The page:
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Autophagy as a Regulated Pathway of Cellular Degradation

Macroautophagy is a dynamic process involving the rearrangement of subcellular membranes to sequester cytoplasm and organelles for delivery to the lysosome or vacuole where the sequestered cargo is degraded and recycled. This process takes place in all eukaryotic cells. It is highly regulated through the action of various kinases, phosphatases, and guanosine triphosphatases (GTPases). The core protein machinery that is necessary to drive formation and consumption of intermediates in the macroautophagy pathway includes a ubiquitin-like protein conjugation system and a protein complex that directs membrane docking and fusion at the lysosome or vacuole. Macroautophagy plays an important role in developmental processes, human disease, and cellular response to nutrient deprivation.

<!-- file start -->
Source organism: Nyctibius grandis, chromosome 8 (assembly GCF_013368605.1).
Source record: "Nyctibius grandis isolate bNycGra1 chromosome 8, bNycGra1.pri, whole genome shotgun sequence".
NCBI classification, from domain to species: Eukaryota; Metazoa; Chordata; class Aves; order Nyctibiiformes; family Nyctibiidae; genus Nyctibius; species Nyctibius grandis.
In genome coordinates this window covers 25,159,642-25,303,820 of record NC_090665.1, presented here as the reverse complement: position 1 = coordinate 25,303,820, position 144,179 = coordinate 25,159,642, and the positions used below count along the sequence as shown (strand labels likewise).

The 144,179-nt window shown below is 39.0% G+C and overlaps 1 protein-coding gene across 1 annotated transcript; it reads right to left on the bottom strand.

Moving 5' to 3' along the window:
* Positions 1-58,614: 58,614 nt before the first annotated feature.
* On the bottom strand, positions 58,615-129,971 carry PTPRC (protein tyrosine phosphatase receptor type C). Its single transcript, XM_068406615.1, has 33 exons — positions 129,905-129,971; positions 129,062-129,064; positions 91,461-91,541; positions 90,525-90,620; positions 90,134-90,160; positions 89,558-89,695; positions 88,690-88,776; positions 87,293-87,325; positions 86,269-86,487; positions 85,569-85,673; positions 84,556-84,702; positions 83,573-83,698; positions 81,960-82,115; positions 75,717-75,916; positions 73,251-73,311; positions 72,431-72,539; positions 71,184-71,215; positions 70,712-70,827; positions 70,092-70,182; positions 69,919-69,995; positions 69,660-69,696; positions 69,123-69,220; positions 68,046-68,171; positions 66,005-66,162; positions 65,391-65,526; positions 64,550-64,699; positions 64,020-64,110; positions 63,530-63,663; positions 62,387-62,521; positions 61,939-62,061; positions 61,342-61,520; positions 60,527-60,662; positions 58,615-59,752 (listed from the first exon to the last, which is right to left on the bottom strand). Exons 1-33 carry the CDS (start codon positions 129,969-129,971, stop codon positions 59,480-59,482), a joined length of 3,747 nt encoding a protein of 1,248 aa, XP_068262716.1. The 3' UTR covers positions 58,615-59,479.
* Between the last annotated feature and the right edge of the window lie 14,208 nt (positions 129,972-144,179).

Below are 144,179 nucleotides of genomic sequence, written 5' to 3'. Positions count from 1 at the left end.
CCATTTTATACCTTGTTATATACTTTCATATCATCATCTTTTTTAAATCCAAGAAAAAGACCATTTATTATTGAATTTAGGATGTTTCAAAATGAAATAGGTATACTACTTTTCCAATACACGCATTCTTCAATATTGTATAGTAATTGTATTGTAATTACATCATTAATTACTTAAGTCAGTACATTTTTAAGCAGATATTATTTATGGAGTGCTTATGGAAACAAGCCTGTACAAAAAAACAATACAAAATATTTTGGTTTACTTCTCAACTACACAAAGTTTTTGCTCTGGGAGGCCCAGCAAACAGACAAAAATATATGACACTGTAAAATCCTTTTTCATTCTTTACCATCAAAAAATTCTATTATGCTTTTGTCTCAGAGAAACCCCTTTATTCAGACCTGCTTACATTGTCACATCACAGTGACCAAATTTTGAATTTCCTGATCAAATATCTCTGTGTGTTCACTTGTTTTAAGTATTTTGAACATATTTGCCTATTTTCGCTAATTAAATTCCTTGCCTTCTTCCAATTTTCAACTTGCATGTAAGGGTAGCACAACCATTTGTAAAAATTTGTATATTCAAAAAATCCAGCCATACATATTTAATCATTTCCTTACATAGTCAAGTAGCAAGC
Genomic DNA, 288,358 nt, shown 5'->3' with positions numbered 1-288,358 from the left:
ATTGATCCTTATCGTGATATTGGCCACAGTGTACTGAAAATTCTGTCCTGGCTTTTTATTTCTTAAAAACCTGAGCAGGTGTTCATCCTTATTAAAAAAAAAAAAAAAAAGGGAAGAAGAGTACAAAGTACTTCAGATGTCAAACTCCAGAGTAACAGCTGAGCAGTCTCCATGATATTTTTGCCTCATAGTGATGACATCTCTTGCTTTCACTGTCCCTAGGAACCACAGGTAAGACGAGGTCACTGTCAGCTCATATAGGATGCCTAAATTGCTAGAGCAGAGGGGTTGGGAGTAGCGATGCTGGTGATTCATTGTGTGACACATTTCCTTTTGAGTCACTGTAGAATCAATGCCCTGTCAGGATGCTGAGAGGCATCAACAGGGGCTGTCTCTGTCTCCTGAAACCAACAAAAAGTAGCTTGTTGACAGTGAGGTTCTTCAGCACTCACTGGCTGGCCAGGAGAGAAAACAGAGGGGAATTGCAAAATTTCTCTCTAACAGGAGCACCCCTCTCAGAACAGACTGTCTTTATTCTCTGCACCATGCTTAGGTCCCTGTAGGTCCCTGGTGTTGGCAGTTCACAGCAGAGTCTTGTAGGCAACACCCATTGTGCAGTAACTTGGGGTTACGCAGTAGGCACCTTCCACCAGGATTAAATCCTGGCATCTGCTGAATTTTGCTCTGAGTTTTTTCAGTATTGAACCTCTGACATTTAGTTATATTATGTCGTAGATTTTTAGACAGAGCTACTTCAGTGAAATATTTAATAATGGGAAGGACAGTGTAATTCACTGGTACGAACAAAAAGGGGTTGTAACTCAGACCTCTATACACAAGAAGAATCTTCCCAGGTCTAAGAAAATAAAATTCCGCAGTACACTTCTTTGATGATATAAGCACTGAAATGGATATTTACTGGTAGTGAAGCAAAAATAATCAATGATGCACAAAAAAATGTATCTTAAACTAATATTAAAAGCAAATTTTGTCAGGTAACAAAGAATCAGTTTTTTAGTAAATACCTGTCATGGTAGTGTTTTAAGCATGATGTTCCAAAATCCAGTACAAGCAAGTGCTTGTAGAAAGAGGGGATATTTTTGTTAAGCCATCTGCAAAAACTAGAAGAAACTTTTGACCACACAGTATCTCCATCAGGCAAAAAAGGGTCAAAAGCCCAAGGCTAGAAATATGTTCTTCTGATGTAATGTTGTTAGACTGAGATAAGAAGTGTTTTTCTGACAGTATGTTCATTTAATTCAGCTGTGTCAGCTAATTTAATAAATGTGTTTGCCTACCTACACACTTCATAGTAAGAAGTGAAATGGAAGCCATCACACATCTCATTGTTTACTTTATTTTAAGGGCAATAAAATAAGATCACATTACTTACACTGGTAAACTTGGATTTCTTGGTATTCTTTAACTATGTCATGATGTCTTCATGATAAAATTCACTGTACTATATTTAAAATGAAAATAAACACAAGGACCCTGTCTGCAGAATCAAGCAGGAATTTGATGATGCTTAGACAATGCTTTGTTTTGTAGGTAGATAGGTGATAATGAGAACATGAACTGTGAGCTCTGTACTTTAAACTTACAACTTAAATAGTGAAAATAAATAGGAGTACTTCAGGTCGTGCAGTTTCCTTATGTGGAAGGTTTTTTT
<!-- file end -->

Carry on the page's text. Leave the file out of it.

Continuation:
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Resource Type: Journal article/Issue, Diagram, Graph/chart
Audience Level: Undergraduate lower division 13-14, Undergraduate upper division 15-16, Graduate, Professional (degree program), Continuing education

Author and Copyright


Authors and Editors: Daniel Klionsky of Department of Biology, University of Michigan, Scott Emr of Division of Cellular and Molecular Medicine, University of California
Publisher: AAAS
Format: text/html
Copyright and other restrictions: Yes
Cost: No

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